My local postal service reads the post code and then moves it on to the appropriate local sorting office from where the post man delivers the letter.

If the destination is overseas, the letter will go via plane, to a national sorting office in the required country, and then on to the local sorting office and so on.

On the Internet, instead of paper you have typed something into your computer, say an email or a web address.  All those ones and zeros are grouped together into packets(envelopes) and each packet has the IP address of where on the Internet your data should go next(post code).

Also if the address of the destination is wrong, the Internet will return to sender just like a postal service.

Moving your Email or getting to your Web site.

Instead of postal vans and planes, the Internet is a mass of cables(copper to your home typically and fibre between cities and countries).

Your Internet Service Provider is the postman, moving the data towards its destination.

If the destination is also a customer of your Internet Service Provider they will recognise the address and deliver it accordingly.

If not it goes to a Internet Exchange Point(IXP) which links all the national Internet Service Providers together and offers access to the rest of the world should your envelope be destined for foreign computers. The IXP can be thought of as a national postal sorting office.

When you pay your Internet Service Provider some of that money goes to the IXP, who in turn buys bandwidth from the big cable companies that link the worlds Internet services together. This is the equivalent of the air fare and plane used by the post service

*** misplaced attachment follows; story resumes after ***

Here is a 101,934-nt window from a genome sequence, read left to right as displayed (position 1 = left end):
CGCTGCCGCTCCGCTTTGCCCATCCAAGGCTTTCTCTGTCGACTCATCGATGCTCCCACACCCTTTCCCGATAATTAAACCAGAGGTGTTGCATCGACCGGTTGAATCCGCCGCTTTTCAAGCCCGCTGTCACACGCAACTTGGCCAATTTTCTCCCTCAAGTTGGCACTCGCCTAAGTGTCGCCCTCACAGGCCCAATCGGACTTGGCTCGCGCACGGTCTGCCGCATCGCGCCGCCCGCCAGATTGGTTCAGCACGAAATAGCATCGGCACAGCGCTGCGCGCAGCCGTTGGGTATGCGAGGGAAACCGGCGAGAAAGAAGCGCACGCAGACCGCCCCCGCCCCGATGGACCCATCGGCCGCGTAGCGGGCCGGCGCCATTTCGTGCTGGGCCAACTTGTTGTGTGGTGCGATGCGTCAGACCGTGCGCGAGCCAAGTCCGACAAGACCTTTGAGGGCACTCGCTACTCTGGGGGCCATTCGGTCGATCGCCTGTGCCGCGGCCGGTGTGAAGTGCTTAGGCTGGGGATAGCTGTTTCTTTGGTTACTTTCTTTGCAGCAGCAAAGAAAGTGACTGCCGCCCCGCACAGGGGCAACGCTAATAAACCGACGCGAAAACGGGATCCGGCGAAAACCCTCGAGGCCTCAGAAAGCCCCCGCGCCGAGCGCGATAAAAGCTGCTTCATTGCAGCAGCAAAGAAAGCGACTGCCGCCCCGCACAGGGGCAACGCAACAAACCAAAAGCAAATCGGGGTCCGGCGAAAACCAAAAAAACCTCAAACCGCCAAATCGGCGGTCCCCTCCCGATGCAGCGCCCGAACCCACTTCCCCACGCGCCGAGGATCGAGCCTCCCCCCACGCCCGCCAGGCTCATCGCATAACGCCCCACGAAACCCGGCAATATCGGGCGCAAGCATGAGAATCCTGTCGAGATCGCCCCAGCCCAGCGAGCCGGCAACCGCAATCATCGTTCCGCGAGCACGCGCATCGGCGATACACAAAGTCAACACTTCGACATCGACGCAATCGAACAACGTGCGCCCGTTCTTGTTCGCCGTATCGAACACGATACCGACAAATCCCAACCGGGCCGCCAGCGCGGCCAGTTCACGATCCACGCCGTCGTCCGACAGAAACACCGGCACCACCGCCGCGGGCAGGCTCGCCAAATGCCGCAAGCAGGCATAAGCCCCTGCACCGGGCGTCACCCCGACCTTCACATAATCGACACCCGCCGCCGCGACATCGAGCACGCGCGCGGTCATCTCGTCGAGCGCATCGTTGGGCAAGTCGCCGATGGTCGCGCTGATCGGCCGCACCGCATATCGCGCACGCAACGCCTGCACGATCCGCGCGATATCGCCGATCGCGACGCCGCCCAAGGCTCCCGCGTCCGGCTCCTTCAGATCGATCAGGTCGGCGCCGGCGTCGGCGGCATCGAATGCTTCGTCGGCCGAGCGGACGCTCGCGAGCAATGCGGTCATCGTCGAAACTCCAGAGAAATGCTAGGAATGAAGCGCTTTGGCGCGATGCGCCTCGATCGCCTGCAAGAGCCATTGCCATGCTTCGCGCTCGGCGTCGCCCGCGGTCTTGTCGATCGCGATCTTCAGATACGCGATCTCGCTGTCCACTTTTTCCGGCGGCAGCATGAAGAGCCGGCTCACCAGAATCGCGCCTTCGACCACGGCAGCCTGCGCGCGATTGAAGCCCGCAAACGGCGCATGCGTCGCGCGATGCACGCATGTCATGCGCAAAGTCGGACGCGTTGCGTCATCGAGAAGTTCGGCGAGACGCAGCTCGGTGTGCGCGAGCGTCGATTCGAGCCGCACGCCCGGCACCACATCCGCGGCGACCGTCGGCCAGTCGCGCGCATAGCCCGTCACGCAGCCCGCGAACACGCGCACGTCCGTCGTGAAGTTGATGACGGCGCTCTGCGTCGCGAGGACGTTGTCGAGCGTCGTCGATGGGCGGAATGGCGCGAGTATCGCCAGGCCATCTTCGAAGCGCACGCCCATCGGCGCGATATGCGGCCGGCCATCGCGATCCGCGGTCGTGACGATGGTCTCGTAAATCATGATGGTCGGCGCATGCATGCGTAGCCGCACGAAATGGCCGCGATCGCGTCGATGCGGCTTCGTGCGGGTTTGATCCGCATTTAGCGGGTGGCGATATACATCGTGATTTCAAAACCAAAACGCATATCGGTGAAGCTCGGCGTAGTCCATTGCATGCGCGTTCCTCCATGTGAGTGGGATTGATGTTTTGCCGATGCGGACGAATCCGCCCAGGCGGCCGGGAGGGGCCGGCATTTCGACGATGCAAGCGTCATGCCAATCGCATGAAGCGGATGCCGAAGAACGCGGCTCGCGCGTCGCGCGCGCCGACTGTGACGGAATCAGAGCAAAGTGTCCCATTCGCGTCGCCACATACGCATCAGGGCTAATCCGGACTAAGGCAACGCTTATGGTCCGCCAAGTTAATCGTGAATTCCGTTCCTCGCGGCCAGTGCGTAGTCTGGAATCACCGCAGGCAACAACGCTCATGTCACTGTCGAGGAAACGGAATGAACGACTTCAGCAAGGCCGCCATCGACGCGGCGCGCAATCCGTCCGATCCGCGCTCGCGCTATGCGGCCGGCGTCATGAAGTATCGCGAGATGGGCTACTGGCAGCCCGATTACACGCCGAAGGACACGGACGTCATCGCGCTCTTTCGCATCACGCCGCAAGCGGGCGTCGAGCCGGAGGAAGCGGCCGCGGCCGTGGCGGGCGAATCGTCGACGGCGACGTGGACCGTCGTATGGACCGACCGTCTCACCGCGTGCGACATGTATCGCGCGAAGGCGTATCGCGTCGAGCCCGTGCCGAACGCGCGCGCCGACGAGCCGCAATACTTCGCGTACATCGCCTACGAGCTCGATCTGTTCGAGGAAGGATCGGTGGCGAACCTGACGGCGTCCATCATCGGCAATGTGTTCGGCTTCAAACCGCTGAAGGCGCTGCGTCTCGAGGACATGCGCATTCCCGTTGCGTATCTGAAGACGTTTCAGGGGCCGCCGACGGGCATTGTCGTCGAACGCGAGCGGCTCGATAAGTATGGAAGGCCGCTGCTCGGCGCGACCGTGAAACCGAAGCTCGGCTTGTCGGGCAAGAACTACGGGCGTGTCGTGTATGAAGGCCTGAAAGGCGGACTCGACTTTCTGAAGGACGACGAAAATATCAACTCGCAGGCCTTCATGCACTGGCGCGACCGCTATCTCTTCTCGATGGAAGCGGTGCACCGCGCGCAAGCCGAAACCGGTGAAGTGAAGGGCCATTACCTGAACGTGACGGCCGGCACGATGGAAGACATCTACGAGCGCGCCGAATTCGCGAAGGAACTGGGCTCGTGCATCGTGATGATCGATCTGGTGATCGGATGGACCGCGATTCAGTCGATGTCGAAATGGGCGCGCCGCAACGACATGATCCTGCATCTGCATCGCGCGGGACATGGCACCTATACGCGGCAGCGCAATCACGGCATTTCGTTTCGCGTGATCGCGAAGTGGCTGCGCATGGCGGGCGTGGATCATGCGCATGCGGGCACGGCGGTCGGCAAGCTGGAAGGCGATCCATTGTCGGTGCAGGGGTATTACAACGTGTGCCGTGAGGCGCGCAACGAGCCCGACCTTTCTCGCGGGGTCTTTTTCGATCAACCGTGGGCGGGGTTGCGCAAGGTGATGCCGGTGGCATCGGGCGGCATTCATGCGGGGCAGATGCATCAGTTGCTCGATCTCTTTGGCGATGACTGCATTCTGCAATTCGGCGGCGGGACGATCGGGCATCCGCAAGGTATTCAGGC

So we now have a way of getting ones and zeros across the world and back again, but we are missing our address book, our Yellow pages, without which we don’t know where anyone actually lives.

Worldwide web

Sir Timothy Berners-Lee whilst working at CERN in Switzerland came up with an idea, which today is known as the worldwide web.

Again, the details are complex, but the overall structure he invented is simple, which means that most of us never need to worry about IP addresses when we use the Internet.

The first key element is a Domain name.

A Domain name can be thought of as a key address, say a city like London or York . All email and web communication is based on a domain name.

Companies register and buy unique Domain names, so :

bbc.co.uk  is a domain name

The Internet community has established a worldwide group that controls and registers domain names.

A domain name is split into secondary part in our example bbc and a top level element.

These top level elements can be:

generic  –  .com or .net or .info(which are the most expensive to own)

country based  – co.uk, .co.ie, co.de